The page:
This is an example of questionable design practices… and one of the greatest mysteries of Harvard architecture/landscaping. For a some reason—one that likely baffles every single student and tourist who steps foot on this campus—someone decided to plant a tree in a hole right next to Lamont and Houghton Library. The tree is certainly beautiful (especially in the autumn as depicted in my photo above), and it appears to get its fair share of sunlight (otherwise I would doubt that it would have grown to such a size), but the placement makes little sense. Why put something so beautiful where it can be hidden? How does a tree in a hole add value to the campus in an aesthetic, economical, and environmental sense? If there was some way to access the tree, I might understand the design better, but after four years of scrutinizing this tree, I have yet to find a means of entering this “courtyard” that holds the tree.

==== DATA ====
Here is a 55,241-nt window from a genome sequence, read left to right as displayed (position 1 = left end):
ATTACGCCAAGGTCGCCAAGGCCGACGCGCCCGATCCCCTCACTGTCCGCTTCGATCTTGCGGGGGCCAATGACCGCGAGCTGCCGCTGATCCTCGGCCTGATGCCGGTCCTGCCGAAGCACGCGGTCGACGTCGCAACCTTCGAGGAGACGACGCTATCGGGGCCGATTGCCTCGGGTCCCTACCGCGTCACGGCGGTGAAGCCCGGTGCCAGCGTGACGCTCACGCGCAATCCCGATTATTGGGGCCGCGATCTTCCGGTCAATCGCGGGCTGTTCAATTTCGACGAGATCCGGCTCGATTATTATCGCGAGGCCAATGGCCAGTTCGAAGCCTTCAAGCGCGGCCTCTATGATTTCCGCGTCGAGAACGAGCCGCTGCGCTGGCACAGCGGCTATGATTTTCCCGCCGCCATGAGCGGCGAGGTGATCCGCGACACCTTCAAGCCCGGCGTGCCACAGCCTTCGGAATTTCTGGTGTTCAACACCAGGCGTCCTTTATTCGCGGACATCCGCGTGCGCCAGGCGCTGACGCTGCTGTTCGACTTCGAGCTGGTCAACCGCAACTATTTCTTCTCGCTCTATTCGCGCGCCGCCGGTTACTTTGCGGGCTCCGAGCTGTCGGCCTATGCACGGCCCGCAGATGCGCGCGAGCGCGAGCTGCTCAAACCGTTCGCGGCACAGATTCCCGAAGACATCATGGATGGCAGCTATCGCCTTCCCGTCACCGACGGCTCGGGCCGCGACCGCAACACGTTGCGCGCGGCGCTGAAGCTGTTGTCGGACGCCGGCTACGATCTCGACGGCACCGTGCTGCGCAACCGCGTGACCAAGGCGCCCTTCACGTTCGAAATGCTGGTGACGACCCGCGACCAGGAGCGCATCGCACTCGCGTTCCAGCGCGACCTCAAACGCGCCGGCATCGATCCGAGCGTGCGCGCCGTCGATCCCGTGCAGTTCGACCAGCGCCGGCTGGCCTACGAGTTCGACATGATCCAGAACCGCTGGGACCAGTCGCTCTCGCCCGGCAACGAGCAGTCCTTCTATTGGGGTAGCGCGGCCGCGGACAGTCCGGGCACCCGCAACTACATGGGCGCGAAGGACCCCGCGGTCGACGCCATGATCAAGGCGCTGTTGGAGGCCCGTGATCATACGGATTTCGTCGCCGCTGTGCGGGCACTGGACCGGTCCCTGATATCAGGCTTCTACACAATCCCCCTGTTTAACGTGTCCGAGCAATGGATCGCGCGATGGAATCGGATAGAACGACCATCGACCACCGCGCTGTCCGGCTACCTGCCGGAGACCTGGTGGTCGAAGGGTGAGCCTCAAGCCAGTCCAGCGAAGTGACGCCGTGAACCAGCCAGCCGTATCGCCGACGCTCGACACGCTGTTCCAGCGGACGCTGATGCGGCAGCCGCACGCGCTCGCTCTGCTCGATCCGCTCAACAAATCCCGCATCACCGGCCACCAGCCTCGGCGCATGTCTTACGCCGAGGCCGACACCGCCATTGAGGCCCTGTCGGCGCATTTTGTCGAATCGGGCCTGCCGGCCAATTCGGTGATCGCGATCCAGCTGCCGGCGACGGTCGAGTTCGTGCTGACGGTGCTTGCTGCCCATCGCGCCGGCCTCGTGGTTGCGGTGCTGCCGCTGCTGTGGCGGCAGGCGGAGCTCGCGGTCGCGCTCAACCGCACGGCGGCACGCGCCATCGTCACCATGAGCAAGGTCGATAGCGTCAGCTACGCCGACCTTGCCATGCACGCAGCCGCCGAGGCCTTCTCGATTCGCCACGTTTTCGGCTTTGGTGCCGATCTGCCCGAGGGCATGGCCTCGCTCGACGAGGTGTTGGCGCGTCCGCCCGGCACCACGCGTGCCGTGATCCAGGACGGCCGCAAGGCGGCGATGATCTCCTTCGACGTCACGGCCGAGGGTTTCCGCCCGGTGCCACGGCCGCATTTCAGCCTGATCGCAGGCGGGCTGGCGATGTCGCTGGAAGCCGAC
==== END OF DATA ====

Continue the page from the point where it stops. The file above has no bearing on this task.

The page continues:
I’d like to think that there was a historical reason for this tree (my attempts at research have yielded nothing, however). Regardless of the reason for this initial design, this tree’s landscaping design has become outdated. This isn’t the worst design, and it likely harms no one. But for me, the tree is an example of how certain designs are not temporally permanent: While the tree’s placement might have made sense in the past, it now has no other appeal than to raise eyebrows. Tastes change with time, as do certain contexts, and some designs become irrelevant. As designers, we have to carefully consider our branding and style—Is it meant to exist for only a brief life span? Or is it meant to be something more long lasting? And if so, what considerations must we make to ensure that our designs can stand the test of time? And if our designs might become irrelevant, how can we design them such that they are flexible to change?